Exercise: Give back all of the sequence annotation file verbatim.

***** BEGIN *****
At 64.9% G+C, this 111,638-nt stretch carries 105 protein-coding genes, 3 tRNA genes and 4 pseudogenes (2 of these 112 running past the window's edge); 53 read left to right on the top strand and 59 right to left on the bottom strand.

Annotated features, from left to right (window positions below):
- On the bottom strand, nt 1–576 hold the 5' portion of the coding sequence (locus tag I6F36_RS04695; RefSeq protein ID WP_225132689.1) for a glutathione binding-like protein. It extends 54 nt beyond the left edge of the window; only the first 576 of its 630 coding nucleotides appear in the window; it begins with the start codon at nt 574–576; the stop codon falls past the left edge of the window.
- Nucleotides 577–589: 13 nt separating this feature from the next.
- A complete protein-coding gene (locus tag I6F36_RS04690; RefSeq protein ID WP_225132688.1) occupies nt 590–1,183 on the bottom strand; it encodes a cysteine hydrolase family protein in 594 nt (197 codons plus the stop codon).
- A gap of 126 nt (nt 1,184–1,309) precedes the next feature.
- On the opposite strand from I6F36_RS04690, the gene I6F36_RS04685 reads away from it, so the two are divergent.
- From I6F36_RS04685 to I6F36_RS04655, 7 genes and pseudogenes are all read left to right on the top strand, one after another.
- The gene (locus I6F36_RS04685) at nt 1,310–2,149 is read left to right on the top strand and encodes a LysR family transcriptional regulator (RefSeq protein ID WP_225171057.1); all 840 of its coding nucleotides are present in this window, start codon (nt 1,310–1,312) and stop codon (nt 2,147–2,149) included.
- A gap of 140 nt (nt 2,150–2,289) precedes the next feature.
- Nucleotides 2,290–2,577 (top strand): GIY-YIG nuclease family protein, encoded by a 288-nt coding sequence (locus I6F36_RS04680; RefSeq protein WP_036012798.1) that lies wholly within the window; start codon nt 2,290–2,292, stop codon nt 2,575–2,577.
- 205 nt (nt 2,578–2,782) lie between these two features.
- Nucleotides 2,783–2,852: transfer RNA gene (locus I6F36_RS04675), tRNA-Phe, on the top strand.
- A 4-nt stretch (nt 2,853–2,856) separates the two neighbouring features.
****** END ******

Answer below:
At 64.9% G+C, this 111,638-nt stretch carries 105 protein-coding genes, 3 tRNA genes and 4 pseudogenes (2 of these 112 running past the window's edge); 53 read left to right on the top strand and 59 right to left on the bottom strand.

Annotated features, from left to right (window positions below):
- On the bottom strand, nt 1–576 hold the 5' portion of the coding sequence (locus tag I6F36_RS04695; RefSeq protein ID WP_225132689.1) for a glutathione binding-like protein. It extends 54 nt beyond the left edge of the window; only the first 576 of its 630 coding nucleotides appear in the window; it begins with the start codon at nt 574–576; the stop codon falls past the left edge of the window.
- Nucleotides 577–589: 13 nt separating this feature from the next.
- A complete protein-coding gene (locus tag I6F36_RS04690; RefSeq protein ID WP_225132688.1) occupies nt 590–1,183 on the bottom strand; it encodes a cysteine hydrolase family protein in 594 nt (197 codons plus the stop codon).
- A gap of 126 nt (nt 1,184–1,309) precedes the next feature.
- On the opposite strand from I6F36_RS04690, the gene I6F36_RS04685 reads away from it, so the two are divergent.
- From I6F36_RS04685 to I6F36_RS04655, 7 genes and pseudogenes are all read left to right on the top strand, one after another.
- The gene (locus I6F36_RS04685) at nt 1,310–2,149 is read left to right on the top strand and encodes a LysR family transcriptional regulator (RefSeq protein ID WP_225171057.1); all 840 of its coding nucleotides are present in this window, start codon (nt 1,310–1,312) and stop codon (nt 2,147–2,149) included.
- A gap of 140 nt (nt 2,150–2,289) precedes the next feature.
- Nucleotides 2,290–2,577 (top strand): GIY-YIG nuclease family protein, encoded by a 288-nt coding sequence (locus I6F36_RS04680; RefSeq protein WP_036012798.1) that lies wholly within the window; start codon nt 2,290–2,292, stop codon nt 2,575–2,577.
- 205 nt (nt 2,578–2,782) lie between these two features.
- Nucleotides 2,783–2,852: transfer RNA gene (locus I6F36_RS04675), tRNA-Phe, on the top strand.
- A 4-nt stretch (nt 2,853–2,856) separates the two neighbouring features.